Shelter Distrib., Inc. v. Gen. Drivers, Warehousemen & Helpers Union Local No. 89, No. 11-5450 (6th Cir. 2012)

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Justia Opinion Summary

The collective bargaining agreement was scheduled to expire. During negotiations, the union disclaimed representation of the company's employees and terminated the collective bargaining process. The company then withdrew from the multiemployer pension plan. The pension fund imposed withdrawal liability and assessed $57,291.50, 29 U.S.C. 1399. The company demanded indemnification from the union pursuant to the collective bargaining agreement, which stated: "The Union shall indemnify the Company for any contingent liability which may be imposed under the Multiemployer Pension Plan Amendments Act of 1980." The district court concluded that an arbitration provision was enforceable. The arbitrator ordered the union to pay. The district court upheld the award. The Sixth Circuit affirmed, rejecting an argument that it would violate public policy for a union to indemnify an employer for any contingent liability to a pension plan established under the Employee Retirement Income Security Act of 1974, 29 U.S.C. 1381-1461.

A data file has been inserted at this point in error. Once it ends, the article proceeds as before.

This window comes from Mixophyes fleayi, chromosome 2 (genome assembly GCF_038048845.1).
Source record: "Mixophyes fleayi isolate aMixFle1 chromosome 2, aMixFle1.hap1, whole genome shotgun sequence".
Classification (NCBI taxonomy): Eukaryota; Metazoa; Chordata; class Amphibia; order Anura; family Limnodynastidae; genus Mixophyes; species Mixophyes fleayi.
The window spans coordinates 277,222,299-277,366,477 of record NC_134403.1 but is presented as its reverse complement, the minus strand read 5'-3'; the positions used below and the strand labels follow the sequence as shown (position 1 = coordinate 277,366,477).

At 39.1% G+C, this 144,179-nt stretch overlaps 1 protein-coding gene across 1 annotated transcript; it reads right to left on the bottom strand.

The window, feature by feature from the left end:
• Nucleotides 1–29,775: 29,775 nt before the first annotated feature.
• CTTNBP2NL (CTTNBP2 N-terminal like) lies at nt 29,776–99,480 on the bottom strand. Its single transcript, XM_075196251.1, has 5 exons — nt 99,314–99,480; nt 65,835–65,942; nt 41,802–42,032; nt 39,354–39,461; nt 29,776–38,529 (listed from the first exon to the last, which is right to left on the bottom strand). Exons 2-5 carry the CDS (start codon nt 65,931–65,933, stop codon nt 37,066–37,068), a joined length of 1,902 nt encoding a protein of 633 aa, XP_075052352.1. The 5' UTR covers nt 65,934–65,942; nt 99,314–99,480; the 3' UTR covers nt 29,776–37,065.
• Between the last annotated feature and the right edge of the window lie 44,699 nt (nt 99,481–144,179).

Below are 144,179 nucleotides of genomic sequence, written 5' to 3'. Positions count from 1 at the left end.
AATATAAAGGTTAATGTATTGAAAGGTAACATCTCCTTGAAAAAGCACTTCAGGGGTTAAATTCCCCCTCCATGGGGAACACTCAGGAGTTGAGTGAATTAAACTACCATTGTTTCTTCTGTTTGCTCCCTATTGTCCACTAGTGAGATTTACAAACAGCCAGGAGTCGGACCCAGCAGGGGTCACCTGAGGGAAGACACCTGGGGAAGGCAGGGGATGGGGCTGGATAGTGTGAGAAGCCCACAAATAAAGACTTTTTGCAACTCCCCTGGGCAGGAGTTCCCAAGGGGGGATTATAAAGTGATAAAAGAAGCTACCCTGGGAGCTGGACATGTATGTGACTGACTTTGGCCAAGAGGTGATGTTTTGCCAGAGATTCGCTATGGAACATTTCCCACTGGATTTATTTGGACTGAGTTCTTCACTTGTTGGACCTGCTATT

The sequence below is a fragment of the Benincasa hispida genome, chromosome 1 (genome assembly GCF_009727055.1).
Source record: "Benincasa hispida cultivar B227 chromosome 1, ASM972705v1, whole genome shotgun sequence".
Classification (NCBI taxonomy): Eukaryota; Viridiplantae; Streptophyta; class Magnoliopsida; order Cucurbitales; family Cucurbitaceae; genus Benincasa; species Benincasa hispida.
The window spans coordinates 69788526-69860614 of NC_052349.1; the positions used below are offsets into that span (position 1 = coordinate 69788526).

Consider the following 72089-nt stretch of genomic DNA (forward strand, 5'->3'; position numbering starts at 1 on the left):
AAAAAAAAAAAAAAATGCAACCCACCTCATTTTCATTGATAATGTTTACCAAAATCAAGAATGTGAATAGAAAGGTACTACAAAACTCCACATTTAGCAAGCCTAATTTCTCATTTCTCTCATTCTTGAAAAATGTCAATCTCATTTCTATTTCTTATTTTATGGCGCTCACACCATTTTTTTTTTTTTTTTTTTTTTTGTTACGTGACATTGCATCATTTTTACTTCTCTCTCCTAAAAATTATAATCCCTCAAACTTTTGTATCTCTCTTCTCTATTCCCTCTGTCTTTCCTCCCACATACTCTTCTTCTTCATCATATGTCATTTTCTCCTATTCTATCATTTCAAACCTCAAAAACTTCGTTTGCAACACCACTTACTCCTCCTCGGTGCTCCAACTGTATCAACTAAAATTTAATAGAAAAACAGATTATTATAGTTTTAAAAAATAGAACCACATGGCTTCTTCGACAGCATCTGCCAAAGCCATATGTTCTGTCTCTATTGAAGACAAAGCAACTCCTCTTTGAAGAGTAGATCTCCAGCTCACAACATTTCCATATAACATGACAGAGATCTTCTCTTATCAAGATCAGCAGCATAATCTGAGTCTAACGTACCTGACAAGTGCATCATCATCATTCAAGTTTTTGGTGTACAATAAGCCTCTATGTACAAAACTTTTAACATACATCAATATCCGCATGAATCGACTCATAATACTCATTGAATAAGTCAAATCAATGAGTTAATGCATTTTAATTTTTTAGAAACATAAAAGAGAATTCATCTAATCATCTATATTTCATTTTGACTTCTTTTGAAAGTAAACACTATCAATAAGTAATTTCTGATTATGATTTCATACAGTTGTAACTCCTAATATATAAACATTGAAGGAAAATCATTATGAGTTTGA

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RECOMMENDED FOR FULL-TEXT PUBLICATION Pursuant to Sixth Circuit Rule 206 File Name: 12a0075p.06 UNITED STATES COURT OF APPEALS FOR THE SIXTH CIRCUIT _________________ X SHELTER DISTRIBUTION, INC., Plaintiff-Appellee, No. 11-5450 v. > , GENERAL DRIVERS, WAREHOUSEMEN & HELPERS LOCAL UNION NO. 89, Defendant-Appellant. N Appeal from the United States District Court for the Western District of Kentucky at Louisville. No. 05-00138 James D. Moyer, Magistrate Judge. Decided and Filed: March 16, 2012 Before: KEITH, MARTIN, and GIBBONS, Circuit Judges. _________________ COUNSEL ON BRIEF: Scott D. Soldon, Kyle A. McCoy, SOLDON LAW FIRM, LLC, Shorewood, Wisconsin, for Appellant. Griffin Terry Sumner, C. Laurence Woods, FROST BROWN TODD LLC, Louisville, Kentucky, for Appellee. _________________ OPINION _________________ BOYCE F. MARTIN, JR., Circuit Judge. Shelter Distribution, Inc. filed this action with the district court seeking to enforce a provision of the collective bargaining agreement between Shelter and General Drivers, Warehousemen and Helpers Local Union No. 89. The provision in question obligates the Union to indemnify Shelter for any contingent liability Shelter may incur as a result of its participation in the pension plan. Under this provision, Shelter claims that the Union is obligated to indemnify Shelter for withdrawal liability, a liability imposed upon Shelter by 29 U.S.C. 1 No. 11-5450 Shelter Distrib., Inc. v. Gen l Drivers, Warehousemen & Helpers Local Union No. 89 Page 2 § 1399(b). The Union argues that it is a violation of public policy for a union to indemnify an employer for any contingent liability to a pension plan established under the Employee Retirement Income Security Act of 1974, commonly referred to as ERISA, as amended by the Multiemployer Pension Plan Amendments Act of 1980, 29 U.S.C. §§ 1381-1461. The district court determined that the provision did not violate public policy and enforced the provision. This is an issue of first impression. We hold that such a provision does not violate public policy and we AFFIRM the decision of the district court. I. The facts are undisputed. The collective bargaining agreement between Shelter and the Union was scheduled to expire in November 2001. Pursuant to the agreement, the Union notified Shelter that it intended to negotiate the agreement. During negotiations, and prior to agreeing to a new contract, the Union disclaimed its representation of Shelter s employees and terminated the collective bargaining process with Shelter. Because of the termination of the collective bargaining process, Shelter withdrew from the multiemployer plan. The Central States, Southeast and Southwest Areas Health and Welfare and Pension Fund imposed withdrawal liability against Shelter, and assessed Shelter $57,291.50 for withdrawing from the plan. See 29 U.S.C. §§ 1383, 1399(b). Shelter demanded indemnification for this amount from the Union pursuant to Section 8(m) of the collective bargaining agreement. The Union refused and Shelter filed this action in the district court seeking to enforce the indemnification provision. Section 8(m) of the agreement provides: The Employer shall continue to contribute to the Central States, Southeast and Southwest Areas Teamsters Pension Fund, the sum of $49.00 per week per covered employee for the year beginning December 1, 1998, $55.00 per week for the year beginning December 1, 1999, and $61.00 per week for the year beginning December 1, 2000. The Union and the members of the Bargaining Unit have agreed that only the No. 11-5450 Shelter Distrib., Inc. v. Gen l Drivers, Warehousemen & Helpers Local Union No. 89 Page 3 liability of the Company to the Pension Benefit Plan of the Central States, Southeast and Southwest Areas Pension Fund are, have been and shall be limited to the actual contributions it makes during the course of the past, present and future Contracts, and the Company shall not be liable for any other obligation or contingent obligation of any kind or nature whatsoever. The Union shall indemnify the Company for any contingent liability which may be imposed under the Multiemployer Pension Plan Amendments Act of 1980. (emphasis added). The Union opposed the enforcement of the indemnification provision, arguing that the expiration of the agreement rendered the provision void. In the alternative, the Union asserted that the dispute must be submitted to binding arbitration pursuant to a provision in the collective bargaining agreement providing for arbitration in the event of a contractual dispute. After reviewing cross-motions for summary judgment, the district court concluded that the arbitration provision of the agreement was enforceable. The district court stayed the federal proceedings and ordered the parties into arbitration. During arbitration, the Union argued that Section 8(m) was unenforceable because it violated public policy. The Union asserted that the Multiemployer Pension Plan Amendments Act established a public policy prohibiting employers and unions from shifting withdrawal liability through a negotiated collective bargaining agreement because such a shift defeats the purpose of the statute. The arbitrator rejected the Union s public policy argument. The arbitrator noted that there is as of yet no law from the Sixth Circuit on the issue but that the Third Circuit had ruled on the issue. In Pittsburgh Mack Sales & Services, Inc. v. International Union of Operating Engineers, Local Union No. 66, 580 F.3d 185 (3d Cir. 2009), the Third Circuit determined that ERISA and the Multiemployer Pension Plan Amendments Act did not establish a public policy preventing enforcement of a collectively bargained indemnity provision between a union and an employer. Based on Pittsburgh Mack, the arbitrator found Section 8(m) enforceable, required the Union to indemnify Shelter, and ordered the Union to pay Shelter $57,291.50. Following the No. 11-5450 Shelter Distrib., Inc. v. Gen l Drivers, Warehousemen & Helpers Local Union No. 89 Page 4 arbitrator s decision, Shelter moved to dissolve the district court s stay and requested that the district court enforce the arbitrator s award. The Union opposed Shelter s motion, seeking to set aside the arbitrator s award and again arguing that the indemnity provision violated public policy. The district court rejected the argument and upheld the arbitrator s award, also relying on Pittsburgh Mack. The Union appeals. II. We review de novo a district court s grant of summary judgment in an arbitrated labor dispute. Int l Union, United Auto., Aerospace & Agric. Implement Workers v. Dana Corp., 278 F.3d 548, 554 (6th Cir. 2002) (citation omitted). The scope of that review is extremely limited. Id. As long as the arbitrator s award draws its essence from the collective bargaining agreement, and is not merely his own brand of industrial justice, the award is legitimate. United Paperworkers Int l Union v. Misco, Inc., 484 U.S. 29, 36 (1987) (citation and internal quotation marks omitted). However, a court may not enforce a collective-bargaining agreement that is contrary to public policy, and . . . the question of public policy is ultimately one for resolution by the courts. Id. at 43 (quoting W.R. Grace & Co. v. Local Union 759, Int l Union of United Rubber, Cork, Linoleum & Plastic Workers, 461 U.S. 757, 766 (1983) (internal quotation marks omitted)). The public policy must be explicit, well-defined, and dominant. Id. (citing W.R. Grace & Co., 461 U.S. at 766). The relevant public policy is derived by reference to the laws and legal precedents and not from general considerations of supposed public interests. MidMichigan Reg l Med. Ctr. v. Prof l Emps. Div. of Local 79, 183 F.3d 497, 504 (6th Cir. 1999) (citation and internal quotation marks omitted). III. In 1974, Congress enacted ERISA, which protects the retirement benefits of employees. Connolly v. Pension Benefit Guar. Corp., 475 U.S. 211, 213-14 (1986); Nachman Corp. v. Pension Benefit Guar. Corp., 446 U.S. 359, 374-75 (1980). ERISA does not address the consequences of an employer s withdrawal from a multiemployer No. 11-5450 Shelter Distrib., Inc. v. Gen l Drivers, Warehousemen & Helpers Local Union No. 89 Page 5 pension plan. As the Supreme Court noted in Pension Benefit Guar. Corp. v. R.A. Gray & Co., 467 U.S. 717, 722 n.2 (1984) (citation and internal quotation marks omitted): A key problem of ongoing multiemployer plans, especially in declining industries, is the problem of employer withdrawal. Employer withdrawals reduce a plan s contribution base. This pushes the contribution rate for remaining employers to higher and higher levels in order to fund past service liabilities, including liabilities generated by employers no longer participating in the plan, so-called inherited liabilities. The rising costs may encourage or force further withdrawals, thereby increasing the inherited liabilities to be funded by an ever-decreasing contribution base. This vicious downward spiral may continue until it is no longer reasonable or possible for the pension plan to continue. Employer withdrawals also jeopardize the solvency of the Pension Benefit Guaranty Corporation, which was created to provide benefits to plan participants in the event that a pension plan was terminated without sufficient assets to support guaranteed benefits. Id. at 720-21. In response to these problems, Congress amended ERISA by enacting the Multiemployer Pension Plan Amendments Act. The Multiemployer Pension Plan Amendments Act created withdrawal liability, requiring employers who partially or completely withdraw from a multiemployer pension plan to contribute to the plan a proportionate share of the unfunded vested benefits. Id. at 725 (citation and internal quotation marks omitted). The Multiemployer Pension Plan Amendments Act provides that once a plan sponsor determines that an employer has withdrawn from a pension plan, either partially or completely, the sponsor must notify the employer of the amount of liability due, prepare a schedule of payments, and demand payment in accordance with that schedule. 29 U.S.C. §§ 1382, 1399(b)(1). The employer may ask the plan sponsor to review aspects of its liability determination. Id. § 1399(b)(2)(A). After reviewing the concerns raised by the employer, the plan sponsor must notify the employer of its final decision, No. 11-5450 Shelter Distrib., Inc. v. Gen l Drivers, Warehousemen & Helpers Local Union No. 89 Page 6 including the reasons for any changes in the liability determination or schedule of liability payments. Id. § 1399(b)(2)(B). If either the employer or plan sponsor disputes the determination made under sections 1381 through 1399, the disagreement is to be resolved through arbitration. 29 U.S.C. § 1401(a)(1). When arbitration proceedings are completed in favor of one party, any party may bring an action in federal court, no later than thirty days after the issuance of the arbitrator s award, to enforce, vacate, or modify the arbitrator s award. Id. § 1401(b)(2). Although we have yet to address the public policy concerns of whether a third party may contractually agree to be held liable for an employer s monetary responsibilities under the Multiemployer Pension Plan Amendments Act, our decision in Pfahler v. National Latex Products Co., 517 F.3d 816 (6th Cir. 2007), is instructive. In Pfahler, we noted that section 410(a) of ERISA, 29 U.S.C. § 1110(a), provides that an agreement or instrument which purports to relieve a fiduciary from responsibility or liability for any responsibility, obligation, or duty under this part shall be void as against public policy. Pfahler, 517 F.3d at 836 (quoting § 1110(a)) (internal quotation marks omitted). We also noted that this provision only prohibits agreements that diminish the statutory obligations of a fiduciary. Id. at 837 (citation and internal quotation marks omitted). In Pfahler, we clarified that a fiduciary s indemnification agreement with a third party does not prevent the fiduciary from being held liable, but instead only provides that if the fiduciary is liable, then the third party will compensate the fiduciary for that liability. Id. We further concluded that because explicit language in section 1110(b) allows a fiduciary to purchase insurance to cover any potential liability, it would be illogical to interpret the statute as prohibiting indemnification agreements which accomplish the same thing. Id. As we have noted, the Multiemployer Pension Plan Amendments Act was enacted to correct deficiencies in ERISA and to provide even more security to employee retirement plans. R.A. Gray & Co., 467 U.S. at 723-25. Section 1110(b) has not been No. 11-5450 Shelter Distrib., Inc. v. Gen l Drivers, Warehousemen & Helpers Local Union No. 89 Page 7 amended since its enactment. If Congress thought that an employer should not be able to contractually obligate a third party to indemnify it for any financial responsibility incurred under ERISA, the enactment of the Multiemployer Pension Plan Amendments Act would likely have amended section 1110 of ERISA to prohibit the insurance provisions of section 1110(b). There is no logical difference between contracting with an insurance company under section 1110(b) and negotiating an indemnification provision like the provision in Shelter s contract with the Union. Under the agreement, the Union is the entity analogous to the insurance company described in section 1110(b). Here, as in Pfahler, there is no violation of section 1110(a) because there was no shifting of the financial liability under the agreement: Shelter was still financially liable to the Fund and the company satisfied its financial obligation. Under the indemnification provision, the Union simply agreed to reimburse Shelter for any financial liability it would incur should any contingent liability be imposed by the pension plan. Thus, we hold that Section 8(m) of the collective bargaining agreement between Shelter and the Union is not a violation of any well defined and dominant public policy. Although the Multiemployer Pension Plan Amendments Act sought to minimize the financial burden to a retirement plan when an employer withdrew from a multiemployer plan, and ERISA was designed to protect the pension benefits of employees, these goals still will be served even if indemnification agreements between employers and third parties are allowed, as long as the employer remains primarily liable. Accord Pittsburgh Mack, 580 F.3d at 194-95. IV. Because the collective bargaining agreement does not violate public policy, we AFFIRM the decision of the district court.